Fourteen thousand years ago, near the end of the last ice-age, Florida was nearly twice as large as it is today because much of the worlds sea water was trapped in massive glaciers. The resulting lower sea levels exposed a much greater land mass. Floridas climate was also cooler and drier than today. Vast, open savannah supported large, grazing animals like mastodon and bison. Floridas first human inhabitants, known by archaeologists as Paleo-Indians, hunted these large mammals. Paleo-Indian sites are identified by distinctive lanceolate-shaped spear points that are found throughout the Tampa Bay area, particularly around sinkhole springs which were the primary source of water for humans and animals.
As the climate warmed, the large glaciers melted and sea levels began to rise. The large Ice Age mammals became extinct and people began to hunt modern animals like deer, raccoon, opossum, and squirrel. They also collected plants and fished. Larger populations coupled with a reduced land mass resulted in the exploration and settlement of many new environments. Some Archaic populations retained a mobile lifestyle while others became relatively sedentary. The first pottery was introduced during the late Archaic period (ca. 2000 B.C.).
The Weedon Island site is a large shell midden and burial mound complex located on the west shore of Tampa Bay about five miles southeast of Yat Kitischee. The site first gained national attention in the early 1920s when J. Walter Fewkes of the Smithsonian Institution excavated a portion of the burial mound. These excavations discovered the finely made and ornately decorated mortuary vessels that archaeologists have come to associate with the Weedon Island culture. The site was again investigated in the 1960s by William Sears of the Florida State Museum. Sears excavated a small area of the shell midden near the burial mound. But instead of decorated pottery, Sears found many sherds of plain, utilitarian pottery in the midden. The presence of different pottery types in mortuary and domestic contexts was a pattern that Sears had noticed at other sites on Floridas central Gulf Coast. Recent research by Jerald Milanich in north-central Florida, and George Luer and Marion Almy on the central Gulf coast, has demonstrated that the Weedon Island culture was actually centered in north Florida and southern Georgia and Alabama, and that the people who lived at Weedon Island were actually members of the Manasota culture.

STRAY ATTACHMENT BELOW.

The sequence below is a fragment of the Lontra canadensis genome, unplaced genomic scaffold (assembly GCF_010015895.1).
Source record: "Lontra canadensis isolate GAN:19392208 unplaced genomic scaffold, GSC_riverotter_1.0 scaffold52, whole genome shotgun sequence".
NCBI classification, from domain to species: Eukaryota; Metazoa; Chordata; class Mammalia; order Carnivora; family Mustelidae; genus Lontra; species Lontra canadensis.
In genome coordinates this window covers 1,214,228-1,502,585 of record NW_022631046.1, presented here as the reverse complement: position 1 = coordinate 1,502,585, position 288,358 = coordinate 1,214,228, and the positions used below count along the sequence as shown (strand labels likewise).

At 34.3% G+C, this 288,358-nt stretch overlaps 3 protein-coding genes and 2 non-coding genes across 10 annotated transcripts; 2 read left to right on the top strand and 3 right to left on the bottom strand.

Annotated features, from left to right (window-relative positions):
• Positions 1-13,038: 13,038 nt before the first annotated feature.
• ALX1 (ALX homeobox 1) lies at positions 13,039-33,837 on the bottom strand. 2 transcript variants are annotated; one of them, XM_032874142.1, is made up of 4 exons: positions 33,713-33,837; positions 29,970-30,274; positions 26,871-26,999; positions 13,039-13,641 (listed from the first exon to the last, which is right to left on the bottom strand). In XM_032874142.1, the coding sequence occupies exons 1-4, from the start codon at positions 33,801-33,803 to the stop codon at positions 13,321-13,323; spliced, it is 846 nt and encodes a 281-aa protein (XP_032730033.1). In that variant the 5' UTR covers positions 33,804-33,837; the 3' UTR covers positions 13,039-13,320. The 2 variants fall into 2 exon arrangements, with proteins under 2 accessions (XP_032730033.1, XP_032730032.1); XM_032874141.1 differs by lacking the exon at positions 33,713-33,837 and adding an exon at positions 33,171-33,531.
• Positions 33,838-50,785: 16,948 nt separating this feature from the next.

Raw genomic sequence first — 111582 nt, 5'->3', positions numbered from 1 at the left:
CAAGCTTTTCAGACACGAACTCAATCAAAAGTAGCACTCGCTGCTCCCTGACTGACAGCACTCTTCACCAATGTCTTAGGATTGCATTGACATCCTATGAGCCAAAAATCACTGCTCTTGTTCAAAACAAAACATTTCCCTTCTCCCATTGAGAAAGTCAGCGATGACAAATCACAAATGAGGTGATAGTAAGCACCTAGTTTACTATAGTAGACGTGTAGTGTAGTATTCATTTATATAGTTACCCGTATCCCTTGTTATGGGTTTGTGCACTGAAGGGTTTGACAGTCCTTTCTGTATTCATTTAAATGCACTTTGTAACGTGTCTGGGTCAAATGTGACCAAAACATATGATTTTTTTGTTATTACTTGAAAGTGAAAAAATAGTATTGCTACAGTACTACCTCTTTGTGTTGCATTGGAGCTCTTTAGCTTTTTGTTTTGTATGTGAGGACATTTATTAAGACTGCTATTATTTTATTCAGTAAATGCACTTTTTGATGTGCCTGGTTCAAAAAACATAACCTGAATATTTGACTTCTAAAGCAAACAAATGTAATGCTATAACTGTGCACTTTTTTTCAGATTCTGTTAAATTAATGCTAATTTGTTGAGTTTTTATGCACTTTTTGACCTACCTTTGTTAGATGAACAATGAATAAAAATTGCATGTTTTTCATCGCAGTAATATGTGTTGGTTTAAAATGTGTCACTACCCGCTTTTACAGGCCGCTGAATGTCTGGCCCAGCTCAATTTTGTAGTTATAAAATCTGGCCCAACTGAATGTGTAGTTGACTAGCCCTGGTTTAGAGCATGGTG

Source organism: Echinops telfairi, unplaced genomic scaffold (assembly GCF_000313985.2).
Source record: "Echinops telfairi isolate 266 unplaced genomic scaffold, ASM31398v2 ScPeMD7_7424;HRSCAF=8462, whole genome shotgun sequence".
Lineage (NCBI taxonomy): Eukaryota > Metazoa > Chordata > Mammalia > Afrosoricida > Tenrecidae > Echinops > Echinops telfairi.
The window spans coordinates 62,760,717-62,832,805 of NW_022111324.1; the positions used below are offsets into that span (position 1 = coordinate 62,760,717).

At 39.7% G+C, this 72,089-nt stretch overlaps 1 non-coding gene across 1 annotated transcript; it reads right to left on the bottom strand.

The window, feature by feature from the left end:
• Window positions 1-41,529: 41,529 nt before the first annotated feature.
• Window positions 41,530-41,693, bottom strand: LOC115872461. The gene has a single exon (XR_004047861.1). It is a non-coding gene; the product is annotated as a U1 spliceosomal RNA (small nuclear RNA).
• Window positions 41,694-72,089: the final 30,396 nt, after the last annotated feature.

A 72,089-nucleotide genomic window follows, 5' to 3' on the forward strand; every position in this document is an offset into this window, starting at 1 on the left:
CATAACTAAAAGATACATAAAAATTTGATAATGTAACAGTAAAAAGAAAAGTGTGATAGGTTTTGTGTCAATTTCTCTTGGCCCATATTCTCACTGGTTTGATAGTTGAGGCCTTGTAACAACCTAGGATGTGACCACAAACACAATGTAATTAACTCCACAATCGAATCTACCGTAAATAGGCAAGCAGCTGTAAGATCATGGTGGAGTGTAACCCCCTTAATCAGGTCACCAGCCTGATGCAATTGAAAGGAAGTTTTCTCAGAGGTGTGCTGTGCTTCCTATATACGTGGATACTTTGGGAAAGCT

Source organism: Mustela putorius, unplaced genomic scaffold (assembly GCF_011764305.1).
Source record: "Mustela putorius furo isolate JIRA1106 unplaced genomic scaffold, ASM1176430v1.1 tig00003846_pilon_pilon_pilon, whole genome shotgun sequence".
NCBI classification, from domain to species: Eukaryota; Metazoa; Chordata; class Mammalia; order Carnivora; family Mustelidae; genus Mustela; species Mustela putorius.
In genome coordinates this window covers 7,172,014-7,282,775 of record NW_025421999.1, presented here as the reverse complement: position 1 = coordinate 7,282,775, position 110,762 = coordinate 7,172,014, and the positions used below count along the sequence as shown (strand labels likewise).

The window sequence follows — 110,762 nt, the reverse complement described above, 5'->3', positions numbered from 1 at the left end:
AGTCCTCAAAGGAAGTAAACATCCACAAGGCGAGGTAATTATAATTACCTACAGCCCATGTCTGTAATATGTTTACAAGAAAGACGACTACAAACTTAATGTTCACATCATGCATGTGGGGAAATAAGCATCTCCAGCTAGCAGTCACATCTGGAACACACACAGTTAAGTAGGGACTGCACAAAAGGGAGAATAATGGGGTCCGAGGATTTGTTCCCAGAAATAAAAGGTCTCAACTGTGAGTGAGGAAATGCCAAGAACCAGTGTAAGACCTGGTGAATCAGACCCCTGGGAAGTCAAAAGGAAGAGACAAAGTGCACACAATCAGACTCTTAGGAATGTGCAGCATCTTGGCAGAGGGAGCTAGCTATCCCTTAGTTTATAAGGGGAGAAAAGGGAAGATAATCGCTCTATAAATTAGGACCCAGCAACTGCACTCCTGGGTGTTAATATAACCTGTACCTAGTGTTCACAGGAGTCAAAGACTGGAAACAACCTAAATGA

The Safety Harbor site is located at Phillipi Park near the town of Safety Harbor about 15 miles due north of Yat Kitischee. Excavations were first conducted there in 1930 by Mathew Stirling of the Smithsonian Institution. The site contains a large, flat-topped, temple mound, several burial mounds, and a large village area with associated middens. Stirling concentrated on the burial mound, but later work by John Griffin and Ripley Bullen of the Florida Park Service focused on the temple mound and the village area. Recovery of Spanish artifacts dateable to the 16th century have led archaeologists to conclude that Safety Harbor is the town of Tocobaga visited by the Spanish explorer Pedro Menendez de Aviles in 1567. Menendez established a garrison at the village, and left 30 soldiers and a captain there. When the Jesuit priest Juan Rogel visited the site later that year, he reported nothing amiss. However, when he returned to Tocabaga in January of 1568, Rogel found the village deserted and all of the Spaniards dead.
Seminoles and Miccosukees
The native peoples of Florida were decimated by disease, warfare, and social disintegration brought about by contact with the Spanish. This left much of Florida uninhabited by the early 18th century. Creek Indians from Georgia and Alabama moved into Florida and eventually became known as the Seminoles.
Back to table of contents